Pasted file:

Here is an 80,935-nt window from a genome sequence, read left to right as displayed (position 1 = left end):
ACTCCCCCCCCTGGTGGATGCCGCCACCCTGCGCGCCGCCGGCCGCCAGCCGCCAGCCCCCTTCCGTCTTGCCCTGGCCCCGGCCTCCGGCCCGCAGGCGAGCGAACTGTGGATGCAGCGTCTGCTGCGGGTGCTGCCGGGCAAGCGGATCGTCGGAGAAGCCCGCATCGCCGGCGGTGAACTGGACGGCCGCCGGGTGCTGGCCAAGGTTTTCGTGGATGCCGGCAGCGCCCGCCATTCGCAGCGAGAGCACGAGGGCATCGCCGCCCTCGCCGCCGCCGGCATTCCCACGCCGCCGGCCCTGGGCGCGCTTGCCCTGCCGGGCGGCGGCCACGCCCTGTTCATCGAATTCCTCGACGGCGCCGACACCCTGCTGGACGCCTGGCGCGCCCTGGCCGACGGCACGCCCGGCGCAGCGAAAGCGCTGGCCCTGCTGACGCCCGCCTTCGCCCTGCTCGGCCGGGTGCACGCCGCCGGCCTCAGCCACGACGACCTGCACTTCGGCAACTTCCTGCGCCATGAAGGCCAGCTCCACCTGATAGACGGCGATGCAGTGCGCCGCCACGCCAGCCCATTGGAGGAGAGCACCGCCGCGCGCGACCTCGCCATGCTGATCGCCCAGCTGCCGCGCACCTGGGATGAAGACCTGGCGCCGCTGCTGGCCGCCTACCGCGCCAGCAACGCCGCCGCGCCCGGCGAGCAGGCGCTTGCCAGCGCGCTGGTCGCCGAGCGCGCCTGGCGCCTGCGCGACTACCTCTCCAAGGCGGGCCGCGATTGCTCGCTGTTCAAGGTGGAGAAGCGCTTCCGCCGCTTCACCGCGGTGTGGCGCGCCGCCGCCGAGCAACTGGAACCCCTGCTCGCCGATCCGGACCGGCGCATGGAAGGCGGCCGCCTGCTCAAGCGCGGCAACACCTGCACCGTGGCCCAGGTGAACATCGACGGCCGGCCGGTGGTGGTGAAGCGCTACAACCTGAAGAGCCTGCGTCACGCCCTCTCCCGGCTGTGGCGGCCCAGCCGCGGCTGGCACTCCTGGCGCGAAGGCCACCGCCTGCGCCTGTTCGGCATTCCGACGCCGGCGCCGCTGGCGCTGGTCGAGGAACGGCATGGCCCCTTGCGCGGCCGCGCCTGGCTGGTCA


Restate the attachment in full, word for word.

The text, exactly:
Here is an 80,935-nt window from a genome sequence, read left to right as displayed (position 1 = left end):
ACTCCCCCCCCTGGTGGATGCCGCCACCCTGCGCGCCGCCGGCCGCCAGCCGCCAGCCCCCTTCCGTCTTGCCCTGGCCCCGGCCTCCGGCCCGCAGGCGAGCGAACTGTGGATGCAGCGTCTGCTGCGGGTGCTGCCGGGCAAGCGGATCGTCGGAGAAGCCCGCATCGCCGGCGGTGAACTGGACGGCCGCCGGGTGCTGGCCAAGGTTTTCGTGGATGCCGGCAGCGCCCGCCATTCGCAGCGAGAGCACGAGGGCATCGCCGCCCTCGCCGCCGCCGGCATTCCCACGCCGCCGGCCCTGGGCGCGCTTGCCCTGCCGGGCGGCGGCCACGCCCTGTTCATCGAATTCCTCGACGGCGCCGACACCCTGCTGGACGCCTGGCGCGCCCTGGCCGACGGCACGCCCGGCGCAGCGAAAGCGCTGGCCCTGCTGACGCCCGCCTTCGCCCTGCTCGGCCGGGTGCACGCCGCCGGCCTCAGCCACGACGACCTGCACTTCGGCAACTTCCTGCGCCATGAAGGCCAGCTCCACCTGATAGACGGCGATGCAGTGCGCCGCCACGCCAGCCCATTGGAGGAGAGCACCGCCGCGCGCGACCTCGCCATGCTGATCGCCCAGCTGCCGCGCACCTGGGATGAAGACCTGGCGCCGCTGCTGGCCGCCTACCGCGCCAGCAACGCCGCCGCGCCCGGCGAGCAGGCGCTTGCCAGCGCGCTGGTCGCCGAGCGCGCCTGGCGCCTGCGCGACTACCTCTCCAAGGCGGGCCGCGATTGCTCGCTGTTCAAGGTGGAGAAGCGCTTCCGCCGCTTCACCGCGGTGTGGCGCGCCGCCGCCGAGCAACTGGAACCCCTGCTCGCCGATCCGGACCGGCGCATGGAAGGCGGCCGCCTGCTCAAGCGCGGCAACACCTGCACCGTGGCCCAGGTGAACATCGACGGCCGGCCGGTGGTGGTGAAGCGCTACAACCTGAAGAGCCTGCGTCACGCCCTCTCCCGGCTGTGGCGGCCCAGCCGCGGCTGGCACTCCTGGCGCGAAGGCCACCGCCTGCGCCTGTTCGGCATTCCGACGCCGGCGCCGCTGGCGCTGGTCGAGGAACGGCATGGCCCCTTGCGCGGCCGCGCCTGGCTGGTCA